April’s Women of Ward 6 is the Furies Collective house, a rowhouse at 219 11th St. SE. This building is directly connected with the early expression of the character, role and ideology of the lesbian community as a social and political community in the 1970s.
The house became the operational center of The Furies, a lesbian feminist separatist collective, which from 1971 to 1973 created and led the debate over lesbians’ place in society. In a 2015 book, “The Gay Revolution,” author Lillian Faderman said the group’s name was a reference to “the three Greek goddesses with blood-red eyes and snakes for hair” who took vengeance on mother-murdering Orestes by driving him crazy.
The building was the operational center of a 12-woman collective of writers and artists and the birthplace of the feminist newspaper The Furies. The newspaper addressed major questions of identity and relationships with other women, with men and with society at large. In the first issue, Ginny Berson wrote: “We call our paper The Furies because we are also angry. We are angry because we are oppressed by male supremacy. We have been fucked over all our lives by a system which is based on the domination of men over women … We are working to change this system, which has kept us separate and powerless for so long.”
The women also published a lesbian feminist edition of Motive, a youth magazine of the United Methodist Church. Together, Motive and The Furies set the issues and agenda of lesbian and feminist discussion for many years to come.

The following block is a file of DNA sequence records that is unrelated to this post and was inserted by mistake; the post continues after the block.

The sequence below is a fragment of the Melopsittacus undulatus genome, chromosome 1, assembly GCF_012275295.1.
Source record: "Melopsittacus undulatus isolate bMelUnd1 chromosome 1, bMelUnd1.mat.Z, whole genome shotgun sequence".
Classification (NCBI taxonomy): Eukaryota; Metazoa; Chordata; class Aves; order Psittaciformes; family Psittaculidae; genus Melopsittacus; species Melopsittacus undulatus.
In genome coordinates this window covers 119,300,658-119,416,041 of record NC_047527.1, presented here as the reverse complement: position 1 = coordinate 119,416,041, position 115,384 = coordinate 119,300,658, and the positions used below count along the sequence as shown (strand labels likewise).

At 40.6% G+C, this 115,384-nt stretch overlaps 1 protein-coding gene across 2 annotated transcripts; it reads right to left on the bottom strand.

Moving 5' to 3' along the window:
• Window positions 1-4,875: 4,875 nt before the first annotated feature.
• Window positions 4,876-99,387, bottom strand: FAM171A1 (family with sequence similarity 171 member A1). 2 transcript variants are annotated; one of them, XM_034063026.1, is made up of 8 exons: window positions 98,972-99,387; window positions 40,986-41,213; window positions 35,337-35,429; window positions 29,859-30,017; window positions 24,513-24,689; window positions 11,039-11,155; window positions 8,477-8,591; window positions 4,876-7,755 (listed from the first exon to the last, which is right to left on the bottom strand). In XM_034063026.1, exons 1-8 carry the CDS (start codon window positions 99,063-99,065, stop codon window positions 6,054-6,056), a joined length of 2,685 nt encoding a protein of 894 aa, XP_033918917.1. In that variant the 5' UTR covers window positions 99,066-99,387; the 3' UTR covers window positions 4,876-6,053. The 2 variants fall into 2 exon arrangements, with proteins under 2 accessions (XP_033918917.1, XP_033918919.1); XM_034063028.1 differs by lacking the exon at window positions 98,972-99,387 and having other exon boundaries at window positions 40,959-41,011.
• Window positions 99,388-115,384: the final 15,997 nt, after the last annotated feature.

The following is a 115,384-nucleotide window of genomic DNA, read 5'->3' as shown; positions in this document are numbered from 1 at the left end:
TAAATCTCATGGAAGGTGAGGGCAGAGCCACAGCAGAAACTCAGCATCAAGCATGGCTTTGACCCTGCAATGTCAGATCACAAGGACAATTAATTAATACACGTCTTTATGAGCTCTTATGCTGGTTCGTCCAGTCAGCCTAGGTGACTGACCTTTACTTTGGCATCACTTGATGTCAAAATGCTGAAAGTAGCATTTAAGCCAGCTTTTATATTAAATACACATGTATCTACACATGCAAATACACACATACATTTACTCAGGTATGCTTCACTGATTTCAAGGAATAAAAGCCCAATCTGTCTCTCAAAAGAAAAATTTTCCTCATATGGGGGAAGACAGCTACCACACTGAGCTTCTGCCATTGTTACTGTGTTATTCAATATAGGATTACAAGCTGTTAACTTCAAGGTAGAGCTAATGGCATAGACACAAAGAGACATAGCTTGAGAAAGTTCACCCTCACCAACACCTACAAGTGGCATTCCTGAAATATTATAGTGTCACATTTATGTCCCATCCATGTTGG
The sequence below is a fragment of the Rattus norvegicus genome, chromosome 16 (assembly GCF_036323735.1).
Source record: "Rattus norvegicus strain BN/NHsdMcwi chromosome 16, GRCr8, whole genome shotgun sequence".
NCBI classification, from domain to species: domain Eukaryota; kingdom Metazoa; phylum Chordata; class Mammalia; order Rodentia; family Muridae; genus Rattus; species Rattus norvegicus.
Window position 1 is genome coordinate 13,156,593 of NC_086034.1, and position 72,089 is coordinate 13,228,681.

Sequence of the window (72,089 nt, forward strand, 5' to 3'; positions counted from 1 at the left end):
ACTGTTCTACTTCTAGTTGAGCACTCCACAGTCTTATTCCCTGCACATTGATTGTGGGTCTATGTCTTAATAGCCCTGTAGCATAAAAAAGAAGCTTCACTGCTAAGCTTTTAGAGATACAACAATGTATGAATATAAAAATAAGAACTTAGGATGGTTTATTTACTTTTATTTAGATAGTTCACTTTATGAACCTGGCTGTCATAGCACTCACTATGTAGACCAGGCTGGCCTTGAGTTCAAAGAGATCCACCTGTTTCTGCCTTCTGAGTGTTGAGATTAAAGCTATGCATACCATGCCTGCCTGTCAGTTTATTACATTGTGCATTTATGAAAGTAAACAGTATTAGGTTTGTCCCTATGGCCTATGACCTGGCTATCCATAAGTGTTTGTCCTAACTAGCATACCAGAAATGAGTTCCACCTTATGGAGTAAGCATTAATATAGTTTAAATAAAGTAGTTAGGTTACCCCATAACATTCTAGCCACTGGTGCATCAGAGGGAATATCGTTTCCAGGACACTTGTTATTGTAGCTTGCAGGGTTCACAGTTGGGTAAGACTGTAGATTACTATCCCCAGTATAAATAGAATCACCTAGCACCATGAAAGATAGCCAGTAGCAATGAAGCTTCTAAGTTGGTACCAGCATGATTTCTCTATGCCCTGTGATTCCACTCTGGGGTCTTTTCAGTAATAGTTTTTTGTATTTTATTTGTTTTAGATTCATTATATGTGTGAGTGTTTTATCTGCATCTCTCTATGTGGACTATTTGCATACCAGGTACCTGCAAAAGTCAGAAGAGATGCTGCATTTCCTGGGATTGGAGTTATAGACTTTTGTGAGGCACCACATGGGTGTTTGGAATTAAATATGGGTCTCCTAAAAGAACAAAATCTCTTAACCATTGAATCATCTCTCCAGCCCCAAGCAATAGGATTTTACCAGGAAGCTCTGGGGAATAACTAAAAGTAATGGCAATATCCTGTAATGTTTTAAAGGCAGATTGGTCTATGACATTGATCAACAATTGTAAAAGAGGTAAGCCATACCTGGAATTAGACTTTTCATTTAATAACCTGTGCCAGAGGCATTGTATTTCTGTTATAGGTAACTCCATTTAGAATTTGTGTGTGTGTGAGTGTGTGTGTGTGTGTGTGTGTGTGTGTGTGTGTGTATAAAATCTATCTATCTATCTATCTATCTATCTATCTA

The women didn’t just work as a collective, they also cohabited, along with three children, in three separate spaces, one of which was the 11th Street rowhouse.
The collective’s publication “inspired thousands of lesbian feminists to form their own collectives in cities, farms, forests and mountains all over America and in Europe, too,” according to Faderman.
When Robert Pohl and his wife moved into the house, Pohl did a Google search to find out if there was anything special about it. He immediately found information from a local LGBT organization that named his new home as the operational center and main residence for a lesbian feminist collective. He continued researching the house, and the search made him transition from his career as a computer programmer to a tour guide, historian and writer.
The DC Historic Preservation Review Board designated the house a historic landmark in 2016, making it the first lesbian-related location designated as a DC historic landmark.
The Women of Ward 6 Initiative is a nonpartisan recognition of Ward 6’s women. In partnership with the National Woman’s Party, Capitol Hill Restoration Society and the Hill Rag, the initiative will culminate in 2020 with the 100th anniversary of the 19th Amendment, which gave women the right to vote.
Marci Hilt is a retired communications coordinator and press secretary for the US Department of Agriculture and the Office of the US Trade Representative. She writes and edits “EMMCA Matters” and is the treasurer of the Ward 6 Democrats.